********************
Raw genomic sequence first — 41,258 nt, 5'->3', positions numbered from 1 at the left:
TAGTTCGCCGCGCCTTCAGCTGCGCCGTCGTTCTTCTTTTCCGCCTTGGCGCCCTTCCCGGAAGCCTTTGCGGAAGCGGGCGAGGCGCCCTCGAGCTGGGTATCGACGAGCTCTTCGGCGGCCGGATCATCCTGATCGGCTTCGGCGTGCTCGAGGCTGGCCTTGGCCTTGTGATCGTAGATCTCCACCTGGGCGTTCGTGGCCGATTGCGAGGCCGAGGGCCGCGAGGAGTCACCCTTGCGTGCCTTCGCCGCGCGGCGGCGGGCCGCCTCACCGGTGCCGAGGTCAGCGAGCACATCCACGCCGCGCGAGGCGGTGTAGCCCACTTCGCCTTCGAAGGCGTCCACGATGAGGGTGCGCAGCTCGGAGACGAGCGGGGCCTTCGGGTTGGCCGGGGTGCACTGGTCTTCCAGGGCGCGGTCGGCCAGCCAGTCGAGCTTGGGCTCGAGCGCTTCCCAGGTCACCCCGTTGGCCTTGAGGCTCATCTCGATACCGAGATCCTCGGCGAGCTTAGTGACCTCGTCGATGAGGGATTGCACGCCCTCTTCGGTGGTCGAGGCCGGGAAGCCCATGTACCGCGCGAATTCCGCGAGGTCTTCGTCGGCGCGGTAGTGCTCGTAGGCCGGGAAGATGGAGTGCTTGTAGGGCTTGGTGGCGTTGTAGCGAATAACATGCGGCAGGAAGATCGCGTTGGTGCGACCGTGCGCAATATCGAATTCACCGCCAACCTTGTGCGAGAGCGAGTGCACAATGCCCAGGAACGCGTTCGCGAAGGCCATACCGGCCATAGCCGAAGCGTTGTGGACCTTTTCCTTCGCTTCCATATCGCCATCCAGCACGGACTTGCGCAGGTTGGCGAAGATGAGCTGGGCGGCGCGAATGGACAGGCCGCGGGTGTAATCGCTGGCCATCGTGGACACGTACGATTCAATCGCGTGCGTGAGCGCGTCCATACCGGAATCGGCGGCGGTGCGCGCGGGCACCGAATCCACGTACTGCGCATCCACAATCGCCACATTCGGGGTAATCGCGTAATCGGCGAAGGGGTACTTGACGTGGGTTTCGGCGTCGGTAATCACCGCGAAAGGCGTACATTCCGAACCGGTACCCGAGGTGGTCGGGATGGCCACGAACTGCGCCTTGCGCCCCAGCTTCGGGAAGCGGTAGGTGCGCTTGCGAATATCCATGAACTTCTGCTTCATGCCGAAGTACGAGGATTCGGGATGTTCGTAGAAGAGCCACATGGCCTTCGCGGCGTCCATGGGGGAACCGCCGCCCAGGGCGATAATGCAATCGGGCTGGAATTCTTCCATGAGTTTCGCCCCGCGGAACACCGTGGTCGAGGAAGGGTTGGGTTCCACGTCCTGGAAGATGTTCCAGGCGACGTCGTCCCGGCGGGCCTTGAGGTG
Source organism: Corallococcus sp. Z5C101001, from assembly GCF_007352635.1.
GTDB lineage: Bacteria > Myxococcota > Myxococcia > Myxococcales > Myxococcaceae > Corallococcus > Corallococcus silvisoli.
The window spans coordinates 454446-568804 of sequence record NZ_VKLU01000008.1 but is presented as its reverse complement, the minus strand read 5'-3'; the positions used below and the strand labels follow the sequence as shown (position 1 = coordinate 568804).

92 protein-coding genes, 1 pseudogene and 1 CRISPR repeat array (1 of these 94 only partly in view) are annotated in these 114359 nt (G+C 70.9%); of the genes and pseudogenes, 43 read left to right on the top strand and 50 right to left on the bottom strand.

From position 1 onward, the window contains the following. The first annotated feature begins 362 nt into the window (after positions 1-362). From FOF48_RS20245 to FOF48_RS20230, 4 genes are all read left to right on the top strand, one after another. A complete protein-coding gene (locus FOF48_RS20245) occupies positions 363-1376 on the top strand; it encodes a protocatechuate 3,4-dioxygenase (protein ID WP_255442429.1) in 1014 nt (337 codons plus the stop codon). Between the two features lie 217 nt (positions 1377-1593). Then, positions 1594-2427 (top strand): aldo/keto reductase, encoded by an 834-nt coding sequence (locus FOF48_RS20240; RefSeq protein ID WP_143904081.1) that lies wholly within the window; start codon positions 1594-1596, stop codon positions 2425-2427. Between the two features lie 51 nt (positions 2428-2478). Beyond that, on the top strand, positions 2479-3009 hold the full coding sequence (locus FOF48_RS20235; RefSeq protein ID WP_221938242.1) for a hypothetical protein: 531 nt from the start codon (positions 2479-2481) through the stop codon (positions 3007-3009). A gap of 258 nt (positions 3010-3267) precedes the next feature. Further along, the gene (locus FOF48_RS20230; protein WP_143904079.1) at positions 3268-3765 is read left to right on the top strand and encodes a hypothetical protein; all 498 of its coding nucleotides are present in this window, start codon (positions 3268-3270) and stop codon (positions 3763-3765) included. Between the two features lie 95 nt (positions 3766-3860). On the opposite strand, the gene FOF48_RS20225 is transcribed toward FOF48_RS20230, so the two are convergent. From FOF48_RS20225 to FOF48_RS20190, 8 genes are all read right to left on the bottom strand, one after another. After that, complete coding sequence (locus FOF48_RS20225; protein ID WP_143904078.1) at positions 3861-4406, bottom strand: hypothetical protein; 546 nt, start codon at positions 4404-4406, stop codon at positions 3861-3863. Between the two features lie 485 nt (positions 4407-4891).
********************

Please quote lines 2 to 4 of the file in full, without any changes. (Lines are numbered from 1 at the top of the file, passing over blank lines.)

TAGTTCGCCGCGCCTTCAGCTGCGCCGTCGTTCTTCTTTTCCGCCTTGGCGCCCTTCCCGGAAGCCTTTGCGGAAGCGGGCGAGGCGCCCTCGAGCTGGGTATCGACGAGCTCTTCGGCGGCCGGATCATCCTGATCGGCTTCGGCGTGCTCGAGGCTGGCCTTGGCCTTGTGATCGTAGATCTCCACCTGGGCGTTCGTGGCCGATTGCGAGGCCGAGGGCCGCGAGGAGTCACCCTTGCGTGCCTTCGCCGCGCGGCGGCGGGCCGCCTCACCGGTGCCGAGGTCAGCGAGCACATCCACGCCGCGCGAGGCGGTGTAGCCCACTTCGCCTTCGAAGGCGTCCACGATGAGGGTGCGCAGCTCGGAGACGAGCGGGGCCTTCGGGTTGGCCGGGGTGCACTGGTCTTCCAGGGCGCGGTCGGCCAGCCAGTCGAGCTTGGGCTCGAGCGCTTCCCAGGTCACCCCGTTGGCCTTGAGGCTCATCTCGATACCGAGATCCTCGGCGAGCTTAGTGACCTCGTCGATGAGGGATTGCACGCCCTCTTCGGTGGTCGAGGCCGGGAAGCCCATGTACCGCGCGAATTCCGCGAGGTCTTCGTCGGCGCGGTAGTGCTCGTAGGCCGGGAAGATGGAGTGCTTGTAGGGCTTGGTGGCGTTGTAGCGAATAACATGCGGCAGGAAGATCGCGTTGGTGCGACCGTGCGCAATATCGAATTCACCGCCAACCTTGTGCGAGAGCGAGTGCACAATGCCCAGGAACGCGTTCGCGAAGGCCATACCGGCCATAGCCGAAGCGTTGTGGACCTTTTCCTTCGCTTCCATATCGCCATCCAGCACGGACTTGCGCAGGTTGGCGAAGATGAGCTGGGCGGCGCGAATGGACAGGCCGCGGGTGTAATCGCTGGCCATCGTGGACACGTACGATTCAATCGCGTGCGTGAGCGCGTCCATACCGGAATCGGCGGCGGTGCGCGCGGGCACCGAATCCACGTACTGCGCATCCACAATCGCCACATTCGGGGTAATCGCGTAATCGGCGAAGGGGTACTTGACGTGGGTTTCGGCGTCGGTAATCACCGCGAAAGGCGTACATTCCGAACCGGTACCCGAGGTGGTCGGGATGGCCACGAACTGCGCCTTGCGCCCCAGCTTCGGGAAGCGGTAGGTGCGCTTGCGAATATCCATGAACTTCTGCTTCATGCCGAAGTACGAGGATTCGGGATGTTCGTAGAAGAGCCACATGGCCTTCGCGGCGTCCATGGGGGAACCGCCGCCCAGGGCGATAATGCAATCGGGCTGGAATTCTTCCATGAGTTTCGCCCCGCGGAACACCGTGGTCGAGGAAGGGTTGGGTTCCACGTCCTGGAAGATGTTCCAGGCGACGTCGTCCCGGCGGGCCTTGAGGTG
Source organism: Corallococcus sp. Z5C101001, from assembly GCF_007352635.1.
GTDB lineage: Bacteria > Myxococcota > Myxococcia > Myxococcales > Myxococcaceae > Corallococcus > Corallococcus silvisoli.